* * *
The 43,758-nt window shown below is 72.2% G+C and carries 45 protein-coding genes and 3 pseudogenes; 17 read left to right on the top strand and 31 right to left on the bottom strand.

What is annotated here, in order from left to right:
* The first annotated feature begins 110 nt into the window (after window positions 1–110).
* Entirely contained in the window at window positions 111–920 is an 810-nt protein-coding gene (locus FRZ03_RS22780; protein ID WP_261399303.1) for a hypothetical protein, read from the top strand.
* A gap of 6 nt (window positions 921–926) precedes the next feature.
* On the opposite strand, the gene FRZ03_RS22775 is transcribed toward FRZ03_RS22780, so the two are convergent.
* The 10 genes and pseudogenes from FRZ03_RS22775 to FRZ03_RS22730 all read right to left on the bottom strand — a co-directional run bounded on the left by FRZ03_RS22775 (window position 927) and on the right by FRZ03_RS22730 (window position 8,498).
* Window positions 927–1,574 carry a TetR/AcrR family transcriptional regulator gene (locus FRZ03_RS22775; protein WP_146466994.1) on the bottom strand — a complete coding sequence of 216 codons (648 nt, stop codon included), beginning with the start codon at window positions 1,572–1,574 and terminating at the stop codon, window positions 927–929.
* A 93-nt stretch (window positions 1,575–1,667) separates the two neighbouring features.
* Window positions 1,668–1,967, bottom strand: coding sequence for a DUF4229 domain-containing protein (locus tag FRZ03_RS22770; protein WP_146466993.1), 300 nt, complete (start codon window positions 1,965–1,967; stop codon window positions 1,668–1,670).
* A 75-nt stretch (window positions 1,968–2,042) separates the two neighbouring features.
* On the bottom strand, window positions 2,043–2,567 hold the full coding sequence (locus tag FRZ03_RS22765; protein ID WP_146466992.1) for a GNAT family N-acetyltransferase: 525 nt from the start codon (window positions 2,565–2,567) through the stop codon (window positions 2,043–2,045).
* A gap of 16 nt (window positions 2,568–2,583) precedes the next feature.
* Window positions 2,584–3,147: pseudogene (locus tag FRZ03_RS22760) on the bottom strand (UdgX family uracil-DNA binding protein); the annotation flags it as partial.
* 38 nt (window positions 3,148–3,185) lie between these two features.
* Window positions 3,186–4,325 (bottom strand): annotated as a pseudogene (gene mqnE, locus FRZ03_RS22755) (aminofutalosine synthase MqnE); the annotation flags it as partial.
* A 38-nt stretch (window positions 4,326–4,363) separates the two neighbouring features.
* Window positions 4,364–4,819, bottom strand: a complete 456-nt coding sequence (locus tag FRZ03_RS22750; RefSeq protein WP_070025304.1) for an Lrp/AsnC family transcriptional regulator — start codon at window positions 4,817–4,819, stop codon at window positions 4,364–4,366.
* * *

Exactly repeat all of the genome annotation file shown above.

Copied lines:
The 43,758-nt window shown below is 72.2% G+C and carries 45 protein-coding genes and 3 pseudogenes; 17 read left to right on the top strand and 31 right to left on the bottom strand.

What is annotated here, in order from left to right:
* The first annotated feature begins 110 nt into the window (after window positions 1–110).
* Entirely contained in the window at window positions 111–920 is an 810-nt protein-coding gene (locus FRZ03_RS22780; protein ID WP_261399303.1) for a hypothetical protein, read from the top strand.
* A gap of 6 nt (window positions 921–926) precedes the next feature.
* On the opposite strand, the gene FRZ03_RS22775 is transcribed toward FRZ03_RS22780, so the two are convergent.
* The 10 genes and pseudogenes from FRZ03_RS22775 to FRZ03_RS22730 all read right to left on the bottom strand — a co-directional run bounded on the left by FRZ03_RS22775 (window position 927) and on the right by FRZ03_RS22730 (window position 8,498).
* Window positions 927–1,574 carry a TetR/AcrR family transcriptional regulator gene (locus FRZ03_RS22775; protein WP_146466994.1) on the bottom strand — a complete coding sequence of 216 codons (648 nt, stop codon included), beginning with the start codon at window positions 1,572–1,574 and terminating at the stop codon, window positions 927–929.
* A 93-nt stretch (window positions 1,575–1,667) separates the two neighbouring features.
* Window positions 1,668–1,967, bottom strand: coding sequence for a DUF4229 domain-containing protein (locus tag FRZ03_RS22770; protein WP_146466993.1), 300 nt, complete (start codon window positions 1,965–1,967; stop codon window positions 1,668–1,670).
* A 75-nt stretch (window positions 1,968–2,042) separates the two neighbouring features.
* On the bottom strand, window positions 2,043–2,567 hold the full coding sequence (locus tag FRZ03_RS22765; protein ID WP_146466992.1) for a GNAT family N-acetyltransferase: 525 nt from the start codon (window positions 2,565–2,567) through the stop codon (window positions 2,043–2,045).
* A gap of 16 nt (window positions 2,568–2,583) precedes the next feature.
* Window positions 2,584–3,147: pseudogene (locus tag FRZ03_RS22760) on the bottom strand (UdgX family uracil-DNA binding protein); the annotation flags it as partial.
* 38 nt (window positions 3,148–3,185) lie between these two features.
* Window positions 3,186–4,325 (bottom strand): annotated as a pseudogene (gene mqnE, locus FRZ03_RS22755) (aminofutalosine synthase MqnE); the annotation flags it as partial.
* A 38-nt stretch (window positions 4,326–4,363) separates the two neighbouring features.
* Window positions 4,364–4,819, bottom strand: a complete 456-nt coding sequence (locus tag FRZ03_RS22750; RefSeq protein WP_070025304.1) for an Lrp/AsnC family transcriptional regulator — start codon at window positions 4,817–4,819, stop codon at window positions 4,364–4,366.